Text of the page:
Ebola (pictured) was discovered in 1976 and is a member of the Filoviridae family. This family includes the Zaire ebolavirus (Zebov), which was first identified in 1976 and is the most virulent; Sudan ebolavirus, (Sebov); Tai Forest ebolavirus; Ebola-Reston (Rebov), and Bundibugyo ebolavirus (Bebov)
Research claims certain strains of Ebola can remain on surfaces for 50 days
- It survived the longest on glass surfaces stored at 4° (39°F)
- Centres for Disease Control and Prevention claims Ebola typically lives on a ‘dry’ surface for hours – including doorknobs and tables
- But when stored in moist conditions such in mucus, this is extended
- Survival time depends on the surface, and the room temperature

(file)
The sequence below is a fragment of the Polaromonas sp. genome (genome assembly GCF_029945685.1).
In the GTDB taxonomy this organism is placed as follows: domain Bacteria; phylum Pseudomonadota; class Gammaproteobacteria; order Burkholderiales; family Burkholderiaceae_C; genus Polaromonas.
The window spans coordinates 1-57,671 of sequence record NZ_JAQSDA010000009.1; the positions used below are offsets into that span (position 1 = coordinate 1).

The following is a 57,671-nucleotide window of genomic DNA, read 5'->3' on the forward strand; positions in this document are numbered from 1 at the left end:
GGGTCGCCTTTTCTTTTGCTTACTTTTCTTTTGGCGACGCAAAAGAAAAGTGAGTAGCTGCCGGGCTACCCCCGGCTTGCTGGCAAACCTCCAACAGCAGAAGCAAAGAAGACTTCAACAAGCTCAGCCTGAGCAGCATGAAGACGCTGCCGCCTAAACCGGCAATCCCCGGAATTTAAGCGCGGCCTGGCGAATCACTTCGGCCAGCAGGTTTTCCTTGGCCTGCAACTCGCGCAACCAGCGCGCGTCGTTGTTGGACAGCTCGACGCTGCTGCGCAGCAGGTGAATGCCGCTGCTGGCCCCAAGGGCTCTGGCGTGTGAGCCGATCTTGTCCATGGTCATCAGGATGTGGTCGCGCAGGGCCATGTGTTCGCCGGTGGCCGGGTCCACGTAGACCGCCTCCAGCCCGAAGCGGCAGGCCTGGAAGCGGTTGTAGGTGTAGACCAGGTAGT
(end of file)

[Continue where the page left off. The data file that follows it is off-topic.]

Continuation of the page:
- Virus can be killed using household bleach and people must come into direct contact with the sample to risk infection
The number of confirmed Ebola cases passed the 10,000 mark over the weekend, despite efforts to curb its spread.
And while the disease typically dies on surfaces within hours, research has discovered it can survive for more than seven weeks under certain conditions.
During tests, the UK’s Defence Science and Technology Laboratory (DSTL) found that the Zaire strain will live on samples stored on glass at low temperatures for as long as 50 days.
Read more: http://www.dailymail.co.uk/sciencetech/article-2809803/Ebola-surfaces-TWO-months-Tests-reveal-certain-strains-survive-weeks-stored-low-temperatures.html#ixzz3HP0GR8ez
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